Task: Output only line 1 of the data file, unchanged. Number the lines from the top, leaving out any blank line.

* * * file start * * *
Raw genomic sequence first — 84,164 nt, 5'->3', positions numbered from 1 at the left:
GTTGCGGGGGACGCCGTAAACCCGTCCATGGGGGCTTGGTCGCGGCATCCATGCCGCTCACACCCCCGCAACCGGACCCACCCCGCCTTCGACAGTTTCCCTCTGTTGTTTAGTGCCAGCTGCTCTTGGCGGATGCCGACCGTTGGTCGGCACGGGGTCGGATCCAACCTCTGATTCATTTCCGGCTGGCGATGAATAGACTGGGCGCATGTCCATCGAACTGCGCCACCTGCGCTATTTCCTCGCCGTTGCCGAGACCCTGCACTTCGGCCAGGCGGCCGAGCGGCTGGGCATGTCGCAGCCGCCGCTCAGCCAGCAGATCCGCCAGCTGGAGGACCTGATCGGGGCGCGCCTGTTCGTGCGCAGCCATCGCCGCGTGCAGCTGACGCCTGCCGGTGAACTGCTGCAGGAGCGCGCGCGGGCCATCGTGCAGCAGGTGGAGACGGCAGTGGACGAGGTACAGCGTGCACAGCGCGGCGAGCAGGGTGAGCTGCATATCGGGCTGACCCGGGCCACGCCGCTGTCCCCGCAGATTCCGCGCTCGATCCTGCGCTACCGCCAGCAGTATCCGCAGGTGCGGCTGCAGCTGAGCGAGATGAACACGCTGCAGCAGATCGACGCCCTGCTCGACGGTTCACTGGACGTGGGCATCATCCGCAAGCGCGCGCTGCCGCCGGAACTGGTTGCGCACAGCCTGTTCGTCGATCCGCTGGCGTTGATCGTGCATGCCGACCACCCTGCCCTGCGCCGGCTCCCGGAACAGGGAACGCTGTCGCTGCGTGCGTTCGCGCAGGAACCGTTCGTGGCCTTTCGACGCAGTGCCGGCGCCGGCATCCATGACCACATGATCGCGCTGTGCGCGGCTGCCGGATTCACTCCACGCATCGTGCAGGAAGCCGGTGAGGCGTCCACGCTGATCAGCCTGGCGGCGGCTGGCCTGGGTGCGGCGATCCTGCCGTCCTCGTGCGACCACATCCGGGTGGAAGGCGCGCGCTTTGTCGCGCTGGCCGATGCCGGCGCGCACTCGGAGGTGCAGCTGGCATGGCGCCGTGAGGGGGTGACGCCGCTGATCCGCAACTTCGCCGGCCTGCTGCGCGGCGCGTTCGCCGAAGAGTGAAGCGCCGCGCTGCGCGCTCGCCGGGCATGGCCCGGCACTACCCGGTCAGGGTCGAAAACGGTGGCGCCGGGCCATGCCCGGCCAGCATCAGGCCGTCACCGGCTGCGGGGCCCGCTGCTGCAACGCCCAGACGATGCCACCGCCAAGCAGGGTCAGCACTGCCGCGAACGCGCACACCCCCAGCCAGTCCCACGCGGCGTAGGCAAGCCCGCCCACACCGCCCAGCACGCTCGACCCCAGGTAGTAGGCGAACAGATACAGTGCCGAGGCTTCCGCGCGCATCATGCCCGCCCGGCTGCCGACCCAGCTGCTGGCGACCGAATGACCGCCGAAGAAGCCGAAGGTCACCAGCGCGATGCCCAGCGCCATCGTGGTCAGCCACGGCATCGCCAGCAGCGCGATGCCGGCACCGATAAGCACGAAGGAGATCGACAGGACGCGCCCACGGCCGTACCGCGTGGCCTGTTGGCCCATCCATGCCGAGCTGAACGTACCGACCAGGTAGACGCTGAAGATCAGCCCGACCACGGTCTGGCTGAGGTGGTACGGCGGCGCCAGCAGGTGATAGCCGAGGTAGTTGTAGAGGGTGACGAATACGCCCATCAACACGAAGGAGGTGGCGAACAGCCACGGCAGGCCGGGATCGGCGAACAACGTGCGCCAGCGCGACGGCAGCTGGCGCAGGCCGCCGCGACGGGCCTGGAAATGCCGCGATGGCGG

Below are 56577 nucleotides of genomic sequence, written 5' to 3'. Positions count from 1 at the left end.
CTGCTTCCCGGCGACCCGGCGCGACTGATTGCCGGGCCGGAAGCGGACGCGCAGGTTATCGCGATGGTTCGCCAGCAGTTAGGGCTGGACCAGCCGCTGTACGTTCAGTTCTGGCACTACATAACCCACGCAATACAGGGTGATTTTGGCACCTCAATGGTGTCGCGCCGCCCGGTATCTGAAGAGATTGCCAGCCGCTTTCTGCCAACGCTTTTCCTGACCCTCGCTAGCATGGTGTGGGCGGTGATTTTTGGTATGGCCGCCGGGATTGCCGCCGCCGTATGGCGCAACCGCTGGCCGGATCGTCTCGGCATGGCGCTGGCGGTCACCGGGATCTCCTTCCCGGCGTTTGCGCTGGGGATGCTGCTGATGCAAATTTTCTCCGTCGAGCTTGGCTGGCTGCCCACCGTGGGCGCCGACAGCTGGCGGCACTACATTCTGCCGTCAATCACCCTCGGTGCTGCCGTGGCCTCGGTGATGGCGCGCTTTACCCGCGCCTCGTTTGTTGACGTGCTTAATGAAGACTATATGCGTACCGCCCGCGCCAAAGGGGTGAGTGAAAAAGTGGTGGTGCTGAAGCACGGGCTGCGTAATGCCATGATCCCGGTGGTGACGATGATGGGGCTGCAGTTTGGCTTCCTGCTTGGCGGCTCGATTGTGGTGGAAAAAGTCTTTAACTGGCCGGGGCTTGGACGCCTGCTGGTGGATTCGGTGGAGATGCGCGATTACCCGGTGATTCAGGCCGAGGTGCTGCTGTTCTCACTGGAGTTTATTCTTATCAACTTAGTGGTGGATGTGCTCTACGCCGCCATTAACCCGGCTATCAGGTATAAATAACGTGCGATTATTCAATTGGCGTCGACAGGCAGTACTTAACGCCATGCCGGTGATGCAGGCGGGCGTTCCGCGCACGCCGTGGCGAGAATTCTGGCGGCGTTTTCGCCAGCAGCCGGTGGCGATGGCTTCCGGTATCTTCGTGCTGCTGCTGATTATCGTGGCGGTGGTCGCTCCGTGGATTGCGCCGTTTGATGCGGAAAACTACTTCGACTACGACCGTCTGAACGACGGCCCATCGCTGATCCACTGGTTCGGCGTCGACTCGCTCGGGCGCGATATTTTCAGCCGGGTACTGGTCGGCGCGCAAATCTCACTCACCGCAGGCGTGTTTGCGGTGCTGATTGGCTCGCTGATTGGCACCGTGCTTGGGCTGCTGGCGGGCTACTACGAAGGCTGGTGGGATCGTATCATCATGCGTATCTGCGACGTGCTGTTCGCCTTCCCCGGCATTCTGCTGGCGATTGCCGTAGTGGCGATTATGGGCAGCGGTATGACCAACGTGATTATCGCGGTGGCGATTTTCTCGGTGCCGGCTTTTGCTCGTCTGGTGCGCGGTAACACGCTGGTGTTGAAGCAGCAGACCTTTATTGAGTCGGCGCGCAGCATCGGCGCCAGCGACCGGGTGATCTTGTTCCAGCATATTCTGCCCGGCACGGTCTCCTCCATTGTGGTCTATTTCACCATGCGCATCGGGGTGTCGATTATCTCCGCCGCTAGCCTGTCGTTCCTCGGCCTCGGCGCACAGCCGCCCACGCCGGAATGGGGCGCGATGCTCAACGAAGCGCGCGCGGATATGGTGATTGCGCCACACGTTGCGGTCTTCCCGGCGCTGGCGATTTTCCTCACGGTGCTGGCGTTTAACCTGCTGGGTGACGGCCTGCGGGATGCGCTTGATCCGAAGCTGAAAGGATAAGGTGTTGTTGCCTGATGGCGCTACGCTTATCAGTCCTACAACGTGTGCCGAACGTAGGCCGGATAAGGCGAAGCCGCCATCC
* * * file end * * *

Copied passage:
Raw genomic sequence first — 84,164 nt, 5'->3', positions numbered from 1 at the left: